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Team Colombia only 'on hold'

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Team Colombia comes to the front to bring back the break.

Team Colombia comes to the front to bring back the break. (Image credit: Jonathan Devich/
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The Colombia team has been forced to fold

The Colombia team has been forced to fold (Image credit: David Powell)
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Team Colombia heads to the start

Team Colombia heads to the start (Image credit: Courtesy of Polartec-Kometa)
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Claudio Corti, the Team Colombia manager

Claudio Corti, the Team Colombia manager (Image credit: Courtesy of Polartec-Kometa)
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team Colombia in the bunch.

team Colombia in the bunch. (Image credit: Tim de Waele/

A top Colombian sports official says he hopes that the national-backed Pro Continental squad, Team Colombia, will not disappear completely and that, although it will not be in the peloton in 2016, the squad is only "on hold".

Andrés Botero has admitted that Government budget limitations have spelled curtains for Team Colombia in 2016, but it will, he hopes, return in 2017 with private backing.

The folding of the Colombian team comes hard on the heels of declarations from an anonymous former member of the team, claiming that riders had not been treated well by the European management, led by veteran sports director Claudio Corti. Corti has vigorously denied the accusations. On top of that, in 2015 Colombia did not take a single win, with a second place for Rodolfo Torres at Ermita de Alba in the Vuelta a España their most important result, together with a second place overall for Torres in the Tour de San Luis.

Botero, a top Colombian sports official and head of Coldeportes, the government-backed department responsible for the cycling team and other sports structures, spoke at a press conference recently where he denied both the charges and that the team had folded definitively.

"Colombia is a team that we have supported for four years," he said, according to, "and it was already there when I started work at Coldeportes. Initially I didn't support it, because it felt like a lot of money, but I have gradually become more and more in favour of the squad."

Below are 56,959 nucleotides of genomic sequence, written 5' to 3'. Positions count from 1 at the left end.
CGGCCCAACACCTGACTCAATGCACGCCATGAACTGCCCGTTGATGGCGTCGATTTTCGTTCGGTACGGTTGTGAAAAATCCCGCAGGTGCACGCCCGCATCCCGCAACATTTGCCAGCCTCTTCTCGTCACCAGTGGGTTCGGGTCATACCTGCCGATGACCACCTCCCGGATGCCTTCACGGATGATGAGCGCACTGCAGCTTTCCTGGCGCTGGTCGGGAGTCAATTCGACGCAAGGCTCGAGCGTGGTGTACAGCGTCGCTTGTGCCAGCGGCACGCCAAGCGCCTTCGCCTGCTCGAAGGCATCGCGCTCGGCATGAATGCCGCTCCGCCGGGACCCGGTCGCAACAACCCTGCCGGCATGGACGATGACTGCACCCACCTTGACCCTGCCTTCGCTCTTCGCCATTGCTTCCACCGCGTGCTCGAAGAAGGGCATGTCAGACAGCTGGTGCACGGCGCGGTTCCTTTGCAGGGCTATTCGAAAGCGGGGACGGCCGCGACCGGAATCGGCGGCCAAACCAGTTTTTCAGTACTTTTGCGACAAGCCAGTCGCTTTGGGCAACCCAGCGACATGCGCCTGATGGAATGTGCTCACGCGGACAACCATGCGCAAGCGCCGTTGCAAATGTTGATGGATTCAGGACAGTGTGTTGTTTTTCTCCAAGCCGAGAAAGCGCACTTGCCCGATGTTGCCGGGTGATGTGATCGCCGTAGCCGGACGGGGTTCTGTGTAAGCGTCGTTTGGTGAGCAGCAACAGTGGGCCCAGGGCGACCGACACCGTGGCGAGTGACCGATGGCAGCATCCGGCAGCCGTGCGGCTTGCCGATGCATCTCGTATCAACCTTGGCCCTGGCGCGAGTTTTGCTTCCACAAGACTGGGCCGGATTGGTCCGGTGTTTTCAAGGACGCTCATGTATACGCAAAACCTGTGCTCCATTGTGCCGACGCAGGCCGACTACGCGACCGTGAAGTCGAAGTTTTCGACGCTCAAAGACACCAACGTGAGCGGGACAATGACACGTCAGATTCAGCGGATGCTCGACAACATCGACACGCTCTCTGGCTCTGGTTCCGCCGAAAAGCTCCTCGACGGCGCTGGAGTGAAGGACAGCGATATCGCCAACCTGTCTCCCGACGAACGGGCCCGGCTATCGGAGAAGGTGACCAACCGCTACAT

Botero argued that the team did not garner sufficient public recognition in Colombia because he believed it represented a hugely successful PR concept for the country, something he was able to witness in person when he visited the Colombia team during the Vuelta a España last September.

However, he explained to that spending for the Olympic Games in 2016 would eat into the Coldeportes budget across the board, and "one of the programs which had to end was Team Colombia".

"The 2016 budgets are decided, that's why we have to wait until 2017. That's why I'm saying the team is on hold, I hope that if I get private backing, we'll be able to continue with the project for 2017."

Botero added that he failed to comprehend the reasoning behind the protest for poor treatment, because "I went to see the team several times and they [the riders] always asked me to continue with it, that's why I don't understand it." He claimed that "the only thing I’ve received is calls from riders who are upset because they don't know where these protests are coming from."

Speaking to, Colombia Team manager Claudio Corti claimed that his role had been one of "trying to motivate the riders….it's easier to criticise than to make positive comments. What happened is that cycling in Europe is very different to cycling in Colombia. For the riders who come over it's not so easy to adapt - it's a big change.

"I think those who wanted to triumph ended up like Esteban Chaves (Orica-GreenEdge), Jarlinson Pantano (IAM Cycling) or Darwin Atapuma (BMC Racing Team), riders who started in Team Colombia who ended up in WorldTour teams. Others lacked fighting spirit."